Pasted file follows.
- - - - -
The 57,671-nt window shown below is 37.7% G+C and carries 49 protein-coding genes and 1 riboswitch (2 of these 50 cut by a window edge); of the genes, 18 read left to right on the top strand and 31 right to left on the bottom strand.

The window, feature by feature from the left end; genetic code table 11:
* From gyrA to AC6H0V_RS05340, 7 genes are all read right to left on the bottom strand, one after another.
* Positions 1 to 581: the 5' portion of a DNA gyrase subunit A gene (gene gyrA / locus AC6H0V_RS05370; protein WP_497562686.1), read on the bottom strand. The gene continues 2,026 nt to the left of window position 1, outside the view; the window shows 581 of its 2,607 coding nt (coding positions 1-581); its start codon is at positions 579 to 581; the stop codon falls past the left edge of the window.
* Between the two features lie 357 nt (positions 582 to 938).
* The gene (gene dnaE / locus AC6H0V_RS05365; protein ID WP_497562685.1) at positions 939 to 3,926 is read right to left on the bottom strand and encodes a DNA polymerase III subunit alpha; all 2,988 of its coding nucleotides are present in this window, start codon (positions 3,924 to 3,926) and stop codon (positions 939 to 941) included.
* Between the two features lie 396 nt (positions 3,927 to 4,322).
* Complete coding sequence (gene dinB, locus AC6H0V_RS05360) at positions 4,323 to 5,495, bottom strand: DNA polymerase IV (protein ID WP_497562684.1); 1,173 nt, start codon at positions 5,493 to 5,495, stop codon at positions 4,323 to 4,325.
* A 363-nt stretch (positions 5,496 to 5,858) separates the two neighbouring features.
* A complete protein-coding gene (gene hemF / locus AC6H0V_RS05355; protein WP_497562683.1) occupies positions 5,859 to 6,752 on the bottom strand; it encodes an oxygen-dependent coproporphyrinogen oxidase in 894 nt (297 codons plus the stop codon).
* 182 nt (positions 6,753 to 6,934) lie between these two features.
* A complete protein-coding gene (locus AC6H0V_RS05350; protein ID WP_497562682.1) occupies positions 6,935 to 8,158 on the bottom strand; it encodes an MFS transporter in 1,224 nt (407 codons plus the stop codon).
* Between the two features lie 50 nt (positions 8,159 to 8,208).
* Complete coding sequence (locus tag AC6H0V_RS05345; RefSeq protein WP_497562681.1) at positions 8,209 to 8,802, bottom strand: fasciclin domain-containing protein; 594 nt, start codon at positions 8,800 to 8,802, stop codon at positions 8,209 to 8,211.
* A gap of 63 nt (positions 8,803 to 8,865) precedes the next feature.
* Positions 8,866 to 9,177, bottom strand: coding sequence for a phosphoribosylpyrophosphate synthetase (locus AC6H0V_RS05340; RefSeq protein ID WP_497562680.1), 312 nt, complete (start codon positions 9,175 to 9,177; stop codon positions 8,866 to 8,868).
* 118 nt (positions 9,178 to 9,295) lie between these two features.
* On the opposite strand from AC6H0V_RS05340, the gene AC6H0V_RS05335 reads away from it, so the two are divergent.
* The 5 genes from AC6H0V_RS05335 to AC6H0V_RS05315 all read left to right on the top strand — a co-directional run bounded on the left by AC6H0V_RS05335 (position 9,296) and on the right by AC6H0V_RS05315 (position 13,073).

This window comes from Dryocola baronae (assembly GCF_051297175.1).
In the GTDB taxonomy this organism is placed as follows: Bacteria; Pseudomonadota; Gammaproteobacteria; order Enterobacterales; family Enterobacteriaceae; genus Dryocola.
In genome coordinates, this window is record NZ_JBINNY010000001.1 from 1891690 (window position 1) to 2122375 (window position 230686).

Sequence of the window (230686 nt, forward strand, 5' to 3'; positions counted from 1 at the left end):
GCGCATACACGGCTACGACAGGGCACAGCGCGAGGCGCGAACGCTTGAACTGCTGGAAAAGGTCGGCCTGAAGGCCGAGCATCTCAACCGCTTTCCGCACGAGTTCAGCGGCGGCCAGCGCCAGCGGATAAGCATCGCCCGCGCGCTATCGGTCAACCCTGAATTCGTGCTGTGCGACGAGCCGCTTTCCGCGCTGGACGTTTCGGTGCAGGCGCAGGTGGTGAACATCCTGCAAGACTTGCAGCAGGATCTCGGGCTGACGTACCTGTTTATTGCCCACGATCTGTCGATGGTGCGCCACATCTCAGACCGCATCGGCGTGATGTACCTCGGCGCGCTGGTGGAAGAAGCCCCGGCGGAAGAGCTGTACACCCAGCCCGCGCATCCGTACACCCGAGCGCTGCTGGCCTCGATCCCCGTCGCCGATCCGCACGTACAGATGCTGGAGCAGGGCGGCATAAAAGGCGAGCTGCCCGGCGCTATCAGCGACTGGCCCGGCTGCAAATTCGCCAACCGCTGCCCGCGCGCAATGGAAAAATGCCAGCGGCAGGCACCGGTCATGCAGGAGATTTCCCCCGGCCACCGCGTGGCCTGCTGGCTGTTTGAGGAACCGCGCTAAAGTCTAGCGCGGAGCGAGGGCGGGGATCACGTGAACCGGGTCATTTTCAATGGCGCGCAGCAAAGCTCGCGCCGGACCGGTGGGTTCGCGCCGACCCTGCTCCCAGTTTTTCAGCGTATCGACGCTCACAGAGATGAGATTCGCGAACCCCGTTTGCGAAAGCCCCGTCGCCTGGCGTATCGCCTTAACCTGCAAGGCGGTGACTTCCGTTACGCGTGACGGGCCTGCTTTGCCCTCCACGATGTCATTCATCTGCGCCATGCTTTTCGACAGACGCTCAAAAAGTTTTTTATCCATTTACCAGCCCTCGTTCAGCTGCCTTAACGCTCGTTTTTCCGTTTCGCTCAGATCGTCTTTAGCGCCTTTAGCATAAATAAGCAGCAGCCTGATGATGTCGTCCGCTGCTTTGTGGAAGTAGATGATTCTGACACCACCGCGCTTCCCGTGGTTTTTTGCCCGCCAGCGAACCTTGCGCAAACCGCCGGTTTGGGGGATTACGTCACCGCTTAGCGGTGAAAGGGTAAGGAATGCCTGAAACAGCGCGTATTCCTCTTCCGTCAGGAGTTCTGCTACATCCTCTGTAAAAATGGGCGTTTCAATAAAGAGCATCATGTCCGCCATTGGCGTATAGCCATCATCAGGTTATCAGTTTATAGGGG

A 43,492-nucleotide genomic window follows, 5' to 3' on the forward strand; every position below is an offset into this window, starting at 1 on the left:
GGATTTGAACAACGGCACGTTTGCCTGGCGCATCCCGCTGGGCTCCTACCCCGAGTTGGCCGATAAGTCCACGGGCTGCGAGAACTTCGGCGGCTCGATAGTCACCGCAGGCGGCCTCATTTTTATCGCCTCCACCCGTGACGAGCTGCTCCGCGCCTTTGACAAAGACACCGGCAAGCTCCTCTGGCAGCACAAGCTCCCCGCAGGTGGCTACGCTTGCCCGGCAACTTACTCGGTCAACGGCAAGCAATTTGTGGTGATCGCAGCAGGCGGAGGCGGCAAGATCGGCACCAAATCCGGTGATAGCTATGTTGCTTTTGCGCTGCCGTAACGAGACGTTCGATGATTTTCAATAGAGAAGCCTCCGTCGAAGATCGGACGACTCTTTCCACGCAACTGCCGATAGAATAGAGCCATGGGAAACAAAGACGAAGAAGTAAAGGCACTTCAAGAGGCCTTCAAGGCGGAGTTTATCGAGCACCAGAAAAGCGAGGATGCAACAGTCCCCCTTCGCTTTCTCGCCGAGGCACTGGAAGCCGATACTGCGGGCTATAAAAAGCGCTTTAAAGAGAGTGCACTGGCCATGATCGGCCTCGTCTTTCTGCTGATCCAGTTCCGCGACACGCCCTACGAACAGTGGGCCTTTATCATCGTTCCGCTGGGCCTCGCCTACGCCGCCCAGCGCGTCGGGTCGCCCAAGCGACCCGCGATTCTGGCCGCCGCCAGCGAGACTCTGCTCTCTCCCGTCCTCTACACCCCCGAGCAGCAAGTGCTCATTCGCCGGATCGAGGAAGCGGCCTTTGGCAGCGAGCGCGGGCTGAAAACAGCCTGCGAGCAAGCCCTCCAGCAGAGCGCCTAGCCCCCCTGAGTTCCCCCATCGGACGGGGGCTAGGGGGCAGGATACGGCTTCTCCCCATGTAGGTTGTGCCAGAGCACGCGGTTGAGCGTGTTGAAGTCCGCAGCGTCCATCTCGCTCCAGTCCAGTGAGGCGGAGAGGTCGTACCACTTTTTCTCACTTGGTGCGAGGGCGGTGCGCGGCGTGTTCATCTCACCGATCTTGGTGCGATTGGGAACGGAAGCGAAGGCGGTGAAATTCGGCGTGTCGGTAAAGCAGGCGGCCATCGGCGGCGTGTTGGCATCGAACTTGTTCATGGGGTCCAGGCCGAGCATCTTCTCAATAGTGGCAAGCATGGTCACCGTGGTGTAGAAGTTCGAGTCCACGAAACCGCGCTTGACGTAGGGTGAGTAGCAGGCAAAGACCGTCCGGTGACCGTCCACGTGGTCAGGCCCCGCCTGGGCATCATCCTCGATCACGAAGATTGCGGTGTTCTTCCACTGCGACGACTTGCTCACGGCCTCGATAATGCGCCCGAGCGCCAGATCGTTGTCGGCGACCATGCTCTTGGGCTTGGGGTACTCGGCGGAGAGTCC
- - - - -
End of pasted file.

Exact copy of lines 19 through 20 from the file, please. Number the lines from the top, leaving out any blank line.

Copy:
* The 5 genes from AC6H0V_RS05335 to AC6H0V_RS05315 all read left to right on the top strand — a co-directional run bounded on the left by AC6H0V_RS05335 (position 9,296) and on the right by AC6H0V_RS05315 (position 13,073).

This window comes from Dryocola baronae (assembly GCF_051297175.1).